Now, if you outsource captcha reading overseas where people get paid a few pennies per hour, the cost per captcha read could be decreased ….
Don’t reveal all your secrets! 😉
I get all my images from Google Maps on the Street Level.
I also go to museums and then peer in their windows via Google Earth and screenshot all the great paintings in antiquity! 😀
Street level Google maps are pretty cool!
I just heard a report that cell phone companies might help with traffic reports by telling where all of their cell phone signals are congregating by using the subscribers’ phones GPS.
Hi Chris —
Yes, Google Street Maps are definitely keen. I think Yahoo! and Microsoft beat them to the feature but Google does it better than both of them.
GPS in phones is killer. It would be awfully easy to exploit, though. So far people have the option to turn it off if they don’t want to be followed.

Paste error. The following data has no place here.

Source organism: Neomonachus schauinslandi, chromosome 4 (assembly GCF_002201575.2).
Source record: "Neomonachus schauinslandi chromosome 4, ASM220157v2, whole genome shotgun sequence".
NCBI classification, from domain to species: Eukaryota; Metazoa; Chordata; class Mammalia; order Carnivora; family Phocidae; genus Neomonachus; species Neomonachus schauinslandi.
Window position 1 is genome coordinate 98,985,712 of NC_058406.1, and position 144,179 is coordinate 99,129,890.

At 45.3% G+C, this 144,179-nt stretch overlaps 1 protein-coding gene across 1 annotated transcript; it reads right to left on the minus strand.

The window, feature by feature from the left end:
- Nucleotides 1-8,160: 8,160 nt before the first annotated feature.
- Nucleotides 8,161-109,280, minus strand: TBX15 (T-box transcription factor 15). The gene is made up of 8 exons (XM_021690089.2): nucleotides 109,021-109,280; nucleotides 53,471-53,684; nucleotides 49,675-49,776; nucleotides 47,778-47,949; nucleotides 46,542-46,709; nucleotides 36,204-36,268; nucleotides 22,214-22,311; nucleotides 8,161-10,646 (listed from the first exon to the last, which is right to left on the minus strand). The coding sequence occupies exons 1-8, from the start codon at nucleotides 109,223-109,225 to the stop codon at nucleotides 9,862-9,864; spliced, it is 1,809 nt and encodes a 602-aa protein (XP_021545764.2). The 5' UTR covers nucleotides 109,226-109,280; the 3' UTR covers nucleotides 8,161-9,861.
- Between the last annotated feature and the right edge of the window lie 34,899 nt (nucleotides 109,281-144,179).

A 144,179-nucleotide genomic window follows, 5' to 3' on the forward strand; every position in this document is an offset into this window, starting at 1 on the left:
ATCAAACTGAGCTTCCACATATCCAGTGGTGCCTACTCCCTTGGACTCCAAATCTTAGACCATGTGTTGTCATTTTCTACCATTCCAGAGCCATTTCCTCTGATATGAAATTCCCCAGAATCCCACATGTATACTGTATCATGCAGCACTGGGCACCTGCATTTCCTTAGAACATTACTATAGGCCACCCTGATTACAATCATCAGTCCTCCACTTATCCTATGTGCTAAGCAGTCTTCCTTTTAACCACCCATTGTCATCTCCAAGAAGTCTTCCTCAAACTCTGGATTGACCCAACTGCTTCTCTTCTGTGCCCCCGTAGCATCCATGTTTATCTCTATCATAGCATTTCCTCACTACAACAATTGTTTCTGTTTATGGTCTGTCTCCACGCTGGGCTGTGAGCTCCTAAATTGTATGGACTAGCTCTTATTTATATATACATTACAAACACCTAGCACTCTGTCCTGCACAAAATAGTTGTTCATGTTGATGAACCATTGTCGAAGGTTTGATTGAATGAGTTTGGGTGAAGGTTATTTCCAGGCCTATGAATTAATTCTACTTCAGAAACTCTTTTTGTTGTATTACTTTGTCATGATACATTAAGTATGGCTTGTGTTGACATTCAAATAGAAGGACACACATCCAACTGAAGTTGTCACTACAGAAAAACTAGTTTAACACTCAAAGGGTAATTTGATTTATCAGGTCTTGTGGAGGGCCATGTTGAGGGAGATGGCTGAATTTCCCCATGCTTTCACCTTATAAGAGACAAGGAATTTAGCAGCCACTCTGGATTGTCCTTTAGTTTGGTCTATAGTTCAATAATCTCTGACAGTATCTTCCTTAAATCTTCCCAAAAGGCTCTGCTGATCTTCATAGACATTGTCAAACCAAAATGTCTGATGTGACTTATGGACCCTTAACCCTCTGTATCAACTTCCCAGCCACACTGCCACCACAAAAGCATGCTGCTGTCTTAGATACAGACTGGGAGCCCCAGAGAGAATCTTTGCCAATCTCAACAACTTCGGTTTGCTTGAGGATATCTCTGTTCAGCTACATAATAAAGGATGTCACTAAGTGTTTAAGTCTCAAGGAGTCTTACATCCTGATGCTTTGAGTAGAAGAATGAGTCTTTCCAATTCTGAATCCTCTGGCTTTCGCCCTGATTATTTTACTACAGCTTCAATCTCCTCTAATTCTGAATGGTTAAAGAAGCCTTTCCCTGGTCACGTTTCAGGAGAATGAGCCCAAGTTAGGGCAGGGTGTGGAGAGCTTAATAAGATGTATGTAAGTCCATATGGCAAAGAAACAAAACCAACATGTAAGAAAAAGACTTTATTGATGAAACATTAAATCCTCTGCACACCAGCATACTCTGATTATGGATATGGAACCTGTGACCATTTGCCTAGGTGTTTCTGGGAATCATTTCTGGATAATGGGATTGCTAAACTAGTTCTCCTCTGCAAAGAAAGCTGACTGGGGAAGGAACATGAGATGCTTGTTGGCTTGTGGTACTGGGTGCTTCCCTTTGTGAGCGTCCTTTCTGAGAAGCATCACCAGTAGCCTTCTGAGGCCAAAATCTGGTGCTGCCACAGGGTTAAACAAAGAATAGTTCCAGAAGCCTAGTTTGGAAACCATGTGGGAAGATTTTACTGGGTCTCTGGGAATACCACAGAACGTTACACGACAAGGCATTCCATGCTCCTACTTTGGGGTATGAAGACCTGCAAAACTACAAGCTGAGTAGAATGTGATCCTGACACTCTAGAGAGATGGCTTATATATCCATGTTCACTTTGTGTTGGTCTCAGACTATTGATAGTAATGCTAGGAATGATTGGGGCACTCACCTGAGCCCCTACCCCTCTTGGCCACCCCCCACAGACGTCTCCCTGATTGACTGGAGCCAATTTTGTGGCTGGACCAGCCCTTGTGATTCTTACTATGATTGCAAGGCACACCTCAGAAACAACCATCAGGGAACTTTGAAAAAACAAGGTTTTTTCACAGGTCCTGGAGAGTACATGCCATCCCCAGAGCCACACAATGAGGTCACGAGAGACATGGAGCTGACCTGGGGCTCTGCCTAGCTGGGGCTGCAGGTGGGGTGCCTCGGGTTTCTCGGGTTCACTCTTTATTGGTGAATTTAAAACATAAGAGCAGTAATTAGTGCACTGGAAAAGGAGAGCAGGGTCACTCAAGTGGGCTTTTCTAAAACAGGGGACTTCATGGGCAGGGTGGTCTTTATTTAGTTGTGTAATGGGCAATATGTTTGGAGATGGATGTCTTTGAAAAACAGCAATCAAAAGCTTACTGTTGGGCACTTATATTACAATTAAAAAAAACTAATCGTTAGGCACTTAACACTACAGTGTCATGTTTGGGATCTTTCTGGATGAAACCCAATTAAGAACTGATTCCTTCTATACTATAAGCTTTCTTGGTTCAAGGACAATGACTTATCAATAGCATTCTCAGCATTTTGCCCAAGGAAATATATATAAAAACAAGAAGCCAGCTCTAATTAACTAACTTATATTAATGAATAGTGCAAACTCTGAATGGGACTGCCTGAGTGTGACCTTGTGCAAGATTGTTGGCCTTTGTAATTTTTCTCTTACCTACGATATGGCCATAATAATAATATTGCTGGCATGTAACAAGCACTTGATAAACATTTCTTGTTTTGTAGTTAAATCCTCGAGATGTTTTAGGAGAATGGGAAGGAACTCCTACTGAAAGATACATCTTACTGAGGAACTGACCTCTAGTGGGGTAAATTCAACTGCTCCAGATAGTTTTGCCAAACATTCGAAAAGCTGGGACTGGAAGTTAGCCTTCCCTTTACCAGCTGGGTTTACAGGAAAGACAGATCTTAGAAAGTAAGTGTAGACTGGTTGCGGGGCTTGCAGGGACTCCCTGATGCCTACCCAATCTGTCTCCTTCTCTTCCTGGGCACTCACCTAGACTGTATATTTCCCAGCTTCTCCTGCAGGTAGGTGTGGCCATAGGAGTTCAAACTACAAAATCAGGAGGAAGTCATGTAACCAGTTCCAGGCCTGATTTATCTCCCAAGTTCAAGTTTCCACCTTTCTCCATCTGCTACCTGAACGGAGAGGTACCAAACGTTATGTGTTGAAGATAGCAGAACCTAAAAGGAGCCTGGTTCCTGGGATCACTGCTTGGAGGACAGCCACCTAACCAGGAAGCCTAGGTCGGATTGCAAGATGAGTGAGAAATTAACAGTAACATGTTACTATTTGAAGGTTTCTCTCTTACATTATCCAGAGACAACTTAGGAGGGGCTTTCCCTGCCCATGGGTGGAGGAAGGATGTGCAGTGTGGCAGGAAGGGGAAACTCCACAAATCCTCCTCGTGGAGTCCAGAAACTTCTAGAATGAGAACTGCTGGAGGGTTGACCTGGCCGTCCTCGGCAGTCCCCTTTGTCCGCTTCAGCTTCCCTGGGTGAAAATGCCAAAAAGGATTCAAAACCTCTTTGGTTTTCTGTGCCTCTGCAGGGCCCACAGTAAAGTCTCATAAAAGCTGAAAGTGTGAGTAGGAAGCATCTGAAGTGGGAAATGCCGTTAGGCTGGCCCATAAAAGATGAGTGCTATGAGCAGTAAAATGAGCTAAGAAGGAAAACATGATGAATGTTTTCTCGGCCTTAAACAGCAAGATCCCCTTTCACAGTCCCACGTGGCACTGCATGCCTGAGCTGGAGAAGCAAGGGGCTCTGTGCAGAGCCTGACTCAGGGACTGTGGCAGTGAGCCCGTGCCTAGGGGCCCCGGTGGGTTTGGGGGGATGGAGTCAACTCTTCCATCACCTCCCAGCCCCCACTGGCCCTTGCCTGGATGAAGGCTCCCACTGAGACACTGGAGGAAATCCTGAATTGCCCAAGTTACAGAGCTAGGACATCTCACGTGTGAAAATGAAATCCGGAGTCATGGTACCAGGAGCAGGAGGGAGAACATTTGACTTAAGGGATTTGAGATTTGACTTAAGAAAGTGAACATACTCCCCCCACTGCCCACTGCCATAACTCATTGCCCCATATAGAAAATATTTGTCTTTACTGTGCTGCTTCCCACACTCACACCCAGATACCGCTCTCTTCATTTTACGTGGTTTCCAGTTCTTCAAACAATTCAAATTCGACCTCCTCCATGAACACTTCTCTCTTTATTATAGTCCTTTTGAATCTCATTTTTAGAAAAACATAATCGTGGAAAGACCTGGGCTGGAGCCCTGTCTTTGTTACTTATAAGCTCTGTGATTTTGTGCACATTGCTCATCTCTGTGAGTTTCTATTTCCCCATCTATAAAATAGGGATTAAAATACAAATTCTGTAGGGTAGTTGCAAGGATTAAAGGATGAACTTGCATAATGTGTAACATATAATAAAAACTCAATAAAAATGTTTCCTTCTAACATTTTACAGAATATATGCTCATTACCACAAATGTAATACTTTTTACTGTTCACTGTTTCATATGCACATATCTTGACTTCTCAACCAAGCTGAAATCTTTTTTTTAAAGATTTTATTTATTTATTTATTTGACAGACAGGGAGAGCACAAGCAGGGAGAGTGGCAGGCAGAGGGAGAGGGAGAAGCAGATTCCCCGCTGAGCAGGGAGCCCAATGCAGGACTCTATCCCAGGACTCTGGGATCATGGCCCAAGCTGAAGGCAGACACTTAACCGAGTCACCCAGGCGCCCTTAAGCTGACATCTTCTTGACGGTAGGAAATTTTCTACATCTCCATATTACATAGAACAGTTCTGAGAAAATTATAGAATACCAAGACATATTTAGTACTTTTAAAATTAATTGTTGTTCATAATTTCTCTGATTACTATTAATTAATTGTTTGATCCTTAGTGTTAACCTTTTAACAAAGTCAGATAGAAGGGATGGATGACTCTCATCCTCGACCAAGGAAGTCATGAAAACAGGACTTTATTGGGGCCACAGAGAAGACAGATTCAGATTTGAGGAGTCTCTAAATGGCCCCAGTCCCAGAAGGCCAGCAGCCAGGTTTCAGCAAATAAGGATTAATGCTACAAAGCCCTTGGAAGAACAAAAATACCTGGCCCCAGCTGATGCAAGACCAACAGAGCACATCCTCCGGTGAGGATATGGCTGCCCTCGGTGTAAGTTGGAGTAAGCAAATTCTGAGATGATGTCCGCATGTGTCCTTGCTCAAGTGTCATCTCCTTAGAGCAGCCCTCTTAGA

I read about a captcha system that is pretty smart, but isn’t impossible for humans to figure out. They show pictures of animals as the identification tool.
Another cool thing with MS’ Asirra animal identification system is that you can adopt the animal, if you want! They get the pictures from Petfinder.com.
Yes, that’s the system mentioned in the NY Times article! I’m so glad you found it! There are millions of images of pets so it would be almost impossible for Spam network to index and identify them all.
Oh, and I forgot to mention Chris, that I took the sample test in your link and while it was easy, it still took too long. I’d prefer to pick two cats out of six than six out of 10.